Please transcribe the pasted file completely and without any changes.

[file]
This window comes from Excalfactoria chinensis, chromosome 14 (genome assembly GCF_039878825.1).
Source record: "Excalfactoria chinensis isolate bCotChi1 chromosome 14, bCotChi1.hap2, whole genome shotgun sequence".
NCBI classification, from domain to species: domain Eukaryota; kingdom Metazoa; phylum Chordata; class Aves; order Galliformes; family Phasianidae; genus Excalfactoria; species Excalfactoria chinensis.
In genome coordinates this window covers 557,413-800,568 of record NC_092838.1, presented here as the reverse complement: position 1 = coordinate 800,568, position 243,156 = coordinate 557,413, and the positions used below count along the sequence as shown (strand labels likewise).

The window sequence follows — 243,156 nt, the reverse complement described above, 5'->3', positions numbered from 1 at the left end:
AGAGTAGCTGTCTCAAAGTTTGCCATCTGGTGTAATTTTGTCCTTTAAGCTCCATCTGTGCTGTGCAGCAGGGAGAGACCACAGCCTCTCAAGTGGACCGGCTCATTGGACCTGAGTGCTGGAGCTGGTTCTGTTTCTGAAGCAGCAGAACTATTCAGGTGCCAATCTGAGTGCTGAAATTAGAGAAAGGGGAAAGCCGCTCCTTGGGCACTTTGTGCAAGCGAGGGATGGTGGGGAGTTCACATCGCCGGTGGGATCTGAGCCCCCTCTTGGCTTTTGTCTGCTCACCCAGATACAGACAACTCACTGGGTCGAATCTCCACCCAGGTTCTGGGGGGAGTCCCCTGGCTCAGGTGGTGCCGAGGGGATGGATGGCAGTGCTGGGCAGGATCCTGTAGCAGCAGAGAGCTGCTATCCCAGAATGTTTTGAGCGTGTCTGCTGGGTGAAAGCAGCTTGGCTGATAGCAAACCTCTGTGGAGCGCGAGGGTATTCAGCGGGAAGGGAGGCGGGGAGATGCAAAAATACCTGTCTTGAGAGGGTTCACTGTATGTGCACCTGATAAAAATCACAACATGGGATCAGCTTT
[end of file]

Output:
This window comes from Excalfactoria chinensis, chromosome 14 (genome assembly GCF_039878825.1).
Source record: "Excalfactoria chinensis isolate bCotChi1 chromosome 14, bCotChi1.hap2, whole genome shotgun sequence".
NCBI classification, from domain to species: domain Eukaryota; kingdom Metazoa; phylum Chordata; class Aves; order Galliformes; family Phasianidae; genus Excalfactoria; species Excalfactoria chinensis.
In genome coordinates this window covers 557,413-800,568 of record NC_092838.1, presented here as the reverse complement: position 1 = coordinate 800,568, position 243,156 = coordinate 557,413, and the positions used below count along the sequence as shown (strand labels likewise).

The window sequence follows — 243,156 nt, the reverse complement described above, 5'->3', positions numbered from 1 at the left end:
AGAGTAGCTGTCTCAAAGTTTGCCATCTGGTGTAATTTTGTCCTTTAAGCTCCATCTGTGCTGTGCAGCAGGGAGAGACCACAGCCTCTCAAGTGGACCGGCTCATTGGACCTGAGTGCTGGAGCTGGTTCTGTTTCTGAAGCAGCAGAACTATTCAGGTGCCAATCTGAGTGCTGAAATTAGAGAAAGGGGAAAGCCGCTCCTTGGGCACTTTGTGCAAGCGAGGGATGGTGGGGAGTTCACATCGCCGGTGGGATCTGAGCCCCCTCTTGGCTTTTGTCTGCTCACCCAGATACAGACAACTCACTGGGTCGAATCTCCACCCAGGTTCTGGGGGGAGTCCCCTGGCTCAGGTGGTGCCGAGGGGATGGATGGCAGTGCTGGGCAGGATCCTGTAGCAGCAGAGAGCTGCTATCCCAGAATGTTTTGAGCGTGTCTGCTGGGTGAAAGCAGCTTGGCTGATAGCAAACCTCTGTGGAGCGCGAGGGTATTCAGCGGGAAGGGAGGCGGGGAGATGCAAAAATACCTGTCTTGAGAGGGTTCACTGTATGTGCACCTGATAAAAATCACAACATGGGATCAGCTTT